Background: Fracture risk is increased in patients with schizophrenia, who often receive long-term therapy with anti-psychotic drugs. The mechanisms by which skeletal fragility is increased in patients with psychosis include increased risk of falling, but direct skeletal toxicity of anti-psychotic drugs is a possibility that has not been investigated.
Methods: We examined the skeletal effects, in vivo and in vitro, of a typical anti-psychotic drug, haloperidol, which primarily inhibits dopaminergic signaling, and an atypical anti-psychotic drug, clozapine, which predominantly inhibits serotonergic signaling.
Results: In growing rats, 42 days of clozapine treatment reduced whole body bone mineral density by 15% (P<0.01 vs vehicle), and trabecular and cortical bone volume, as assessed by microcomputed tomography, by 29% and 15%, respectively (P<0.05 vs vehicle for each). Treatment with haloperidol did not affect bone density. Clozapine, but not haloperidol, transiently increased levels of serum corticosterone, and decreased levels of serum testosterone. In vitro, clozapine dose-dependently decreased osteoblast mitogenesis, osteoblast differentiation and osteoclastogenesis, while haloperidol did not affect any of these parameters.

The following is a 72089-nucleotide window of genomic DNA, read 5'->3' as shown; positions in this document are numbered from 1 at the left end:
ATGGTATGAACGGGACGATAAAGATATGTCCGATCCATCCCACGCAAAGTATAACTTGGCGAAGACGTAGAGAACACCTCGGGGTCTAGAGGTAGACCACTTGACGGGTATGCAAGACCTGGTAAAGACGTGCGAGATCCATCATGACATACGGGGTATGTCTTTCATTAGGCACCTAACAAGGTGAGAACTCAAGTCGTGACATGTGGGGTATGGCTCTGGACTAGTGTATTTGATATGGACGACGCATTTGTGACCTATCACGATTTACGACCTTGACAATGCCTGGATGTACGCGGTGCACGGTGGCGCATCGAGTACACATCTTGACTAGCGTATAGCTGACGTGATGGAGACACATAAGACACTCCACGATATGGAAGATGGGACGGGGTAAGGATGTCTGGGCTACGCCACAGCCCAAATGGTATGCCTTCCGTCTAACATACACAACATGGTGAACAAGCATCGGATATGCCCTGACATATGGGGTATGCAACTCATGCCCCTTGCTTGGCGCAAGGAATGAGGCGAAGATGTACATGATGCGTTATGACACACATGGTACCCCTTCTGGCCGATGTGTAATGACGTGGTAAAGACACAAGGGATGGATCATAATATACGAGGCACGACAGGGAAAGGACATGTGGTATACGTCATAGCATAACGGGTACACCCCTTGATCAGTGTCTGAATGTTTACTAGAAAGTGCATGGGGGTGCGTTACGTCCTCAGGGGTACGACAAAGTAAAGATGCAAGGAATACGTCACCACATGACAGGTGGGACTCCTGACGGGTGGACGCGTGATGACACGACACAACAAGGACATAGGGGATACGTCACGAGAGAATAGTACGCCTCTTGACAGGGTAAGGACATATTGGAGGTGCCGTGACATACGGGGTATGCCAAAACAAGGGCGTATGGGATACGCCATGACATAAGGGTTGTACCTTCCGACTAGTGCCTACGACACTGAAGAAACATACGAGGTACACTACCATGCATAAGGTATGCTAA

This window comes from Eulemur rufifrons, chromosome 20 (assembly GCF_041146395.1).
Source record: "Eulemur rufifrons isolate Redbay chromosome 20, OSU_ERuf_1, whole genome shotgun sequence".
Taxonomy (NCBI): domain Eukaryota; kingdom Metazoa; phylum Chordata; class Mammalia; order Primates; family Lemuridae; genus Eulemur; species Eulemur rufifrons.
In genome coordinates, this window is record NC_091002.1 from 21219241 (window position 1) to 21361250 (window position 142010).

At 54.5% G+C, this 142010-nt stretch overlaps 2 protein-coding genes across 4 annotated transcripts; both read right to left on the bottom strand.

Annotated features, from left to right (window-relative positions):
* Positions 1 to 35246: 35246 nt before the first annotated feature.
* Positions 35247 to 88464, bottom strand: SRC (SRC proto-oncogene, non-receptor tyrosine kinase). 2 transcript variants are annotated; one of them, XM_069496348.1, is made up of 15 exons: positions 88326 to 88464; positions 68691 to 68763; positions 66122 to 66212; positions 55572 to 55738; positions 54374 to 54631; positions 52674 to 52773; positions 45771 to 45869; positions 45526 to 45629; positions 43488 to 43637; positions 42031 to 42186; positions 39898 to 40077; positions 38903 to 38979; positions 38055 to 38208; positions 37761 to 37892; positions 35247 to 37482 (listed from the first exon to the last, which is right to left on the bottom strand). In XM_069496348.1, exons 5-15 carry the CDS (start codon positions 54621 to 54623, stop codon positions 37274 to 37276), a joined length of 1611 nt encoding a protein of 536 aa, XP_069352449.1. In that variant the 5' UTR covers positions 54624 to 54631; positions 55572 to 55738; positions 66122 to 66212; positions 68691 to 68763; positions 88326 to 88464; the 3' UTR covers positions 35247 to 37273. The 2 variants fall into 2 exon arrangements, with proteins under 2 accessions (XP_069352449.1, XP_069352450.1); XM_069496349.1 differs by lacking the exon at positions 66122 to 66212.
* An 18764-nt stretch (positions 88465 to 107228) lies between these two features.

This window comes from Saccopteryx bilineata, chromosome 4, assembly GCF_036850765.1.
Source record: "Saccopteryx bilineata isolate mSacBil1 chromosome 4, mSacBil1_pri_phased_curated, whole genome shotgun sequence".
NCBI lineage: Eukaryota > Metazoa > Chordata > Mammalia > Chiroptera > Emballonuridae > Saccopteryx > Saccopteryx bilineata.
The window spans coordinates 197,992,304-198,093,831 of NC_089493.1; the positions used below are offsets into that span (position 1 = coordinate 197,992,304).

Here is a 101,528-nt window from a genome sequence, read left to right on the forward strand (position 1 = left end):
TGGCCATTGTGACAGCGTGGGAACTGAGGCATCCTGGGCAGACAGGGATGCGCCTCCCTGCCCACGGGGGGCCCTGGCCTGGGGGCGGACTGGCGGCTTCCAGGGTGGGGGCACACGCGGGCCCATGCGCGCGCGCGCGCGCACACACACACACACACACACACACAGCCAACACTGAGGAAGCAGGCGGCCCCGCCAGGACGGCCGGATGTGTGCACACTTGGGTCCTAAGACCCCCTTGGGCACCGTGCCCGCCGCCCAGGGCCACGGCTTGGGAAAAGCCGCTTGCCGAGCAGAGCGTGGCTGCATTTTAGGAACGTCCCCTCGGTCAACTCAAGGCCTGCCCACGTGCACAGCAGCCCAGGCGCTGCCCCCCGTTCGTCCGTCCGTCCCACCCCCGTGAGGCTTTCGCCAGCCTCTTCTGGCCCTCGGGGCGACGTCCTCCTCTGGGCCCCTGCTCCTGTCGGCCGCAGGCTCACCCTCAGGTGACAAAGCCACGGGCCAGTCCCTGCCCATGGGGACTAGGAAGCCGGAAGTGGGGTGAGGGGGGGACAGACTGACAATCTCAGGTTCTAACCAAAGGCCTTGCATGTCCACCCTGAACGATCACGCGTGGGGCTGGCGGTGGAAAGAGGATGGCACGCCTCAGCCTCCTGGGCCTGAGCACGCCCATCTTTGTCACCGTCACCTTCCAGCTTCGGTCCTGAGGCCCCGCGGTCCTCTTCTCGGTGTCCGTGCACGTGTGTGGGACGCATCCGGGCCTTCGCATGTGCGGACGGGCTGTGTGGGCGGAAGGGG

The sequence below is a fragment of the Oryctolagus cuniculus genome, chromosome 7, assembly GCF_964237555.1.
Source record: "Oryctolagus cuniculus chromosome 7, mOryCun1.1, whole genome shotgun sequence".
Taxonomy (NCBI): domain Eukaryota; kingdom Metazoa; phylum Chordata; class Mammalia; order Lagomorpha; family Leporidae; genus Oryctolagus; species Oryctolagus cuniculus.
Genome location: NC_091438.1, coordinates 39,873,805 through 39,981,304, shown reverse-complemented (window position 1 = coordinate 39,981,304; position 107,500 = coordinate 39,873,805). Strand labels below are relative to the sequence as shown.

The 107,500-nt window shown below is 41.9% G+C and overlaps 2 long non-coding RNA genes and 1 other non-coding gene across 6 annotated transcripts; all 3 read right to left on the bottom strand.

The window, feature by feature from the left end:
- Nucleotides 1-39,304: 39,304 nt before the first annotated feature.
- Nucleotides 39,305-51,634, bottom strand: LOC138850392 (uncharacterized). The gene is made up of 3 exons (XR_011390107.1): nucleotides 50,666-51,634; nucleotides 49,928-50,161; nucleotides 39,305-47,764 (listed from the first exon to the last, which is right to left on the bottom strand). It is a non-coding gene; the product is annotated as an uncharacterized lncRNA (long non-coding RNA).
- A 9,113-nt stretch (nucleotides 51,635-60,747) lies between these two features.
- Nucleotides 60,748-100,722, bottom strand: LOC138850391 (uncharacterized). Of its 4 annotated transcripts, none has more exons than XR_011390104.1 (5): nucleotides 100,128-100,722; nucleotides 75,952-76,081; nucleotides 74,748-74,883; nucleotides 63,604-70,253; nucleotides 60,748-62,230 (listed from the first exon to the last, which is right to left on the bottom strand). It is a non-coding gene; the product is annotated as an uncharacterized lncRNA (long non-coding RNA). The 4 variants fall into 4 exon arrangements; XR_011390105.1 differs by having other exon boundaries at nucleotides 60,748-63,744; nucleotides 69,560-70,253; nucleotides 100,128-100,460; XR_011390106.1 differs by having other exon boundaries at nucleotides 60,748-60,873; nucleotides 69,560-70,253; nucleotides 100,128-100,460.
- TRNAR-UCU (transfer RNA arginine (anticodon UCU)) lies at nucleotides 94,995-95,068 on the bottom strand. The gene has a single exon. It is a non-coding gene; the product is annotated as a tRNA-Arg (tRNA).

Conclusions: These data demonstrate that clozapine, but not haloperidol, exerts adverse skeletal effects in rodents, and that this effect may be attributable to direct actions to reduce osteoblast growth and function. Long-term administration of clozapine may therefore negatively affect bone health, and clinical studies to investigate this possibility are warranted.
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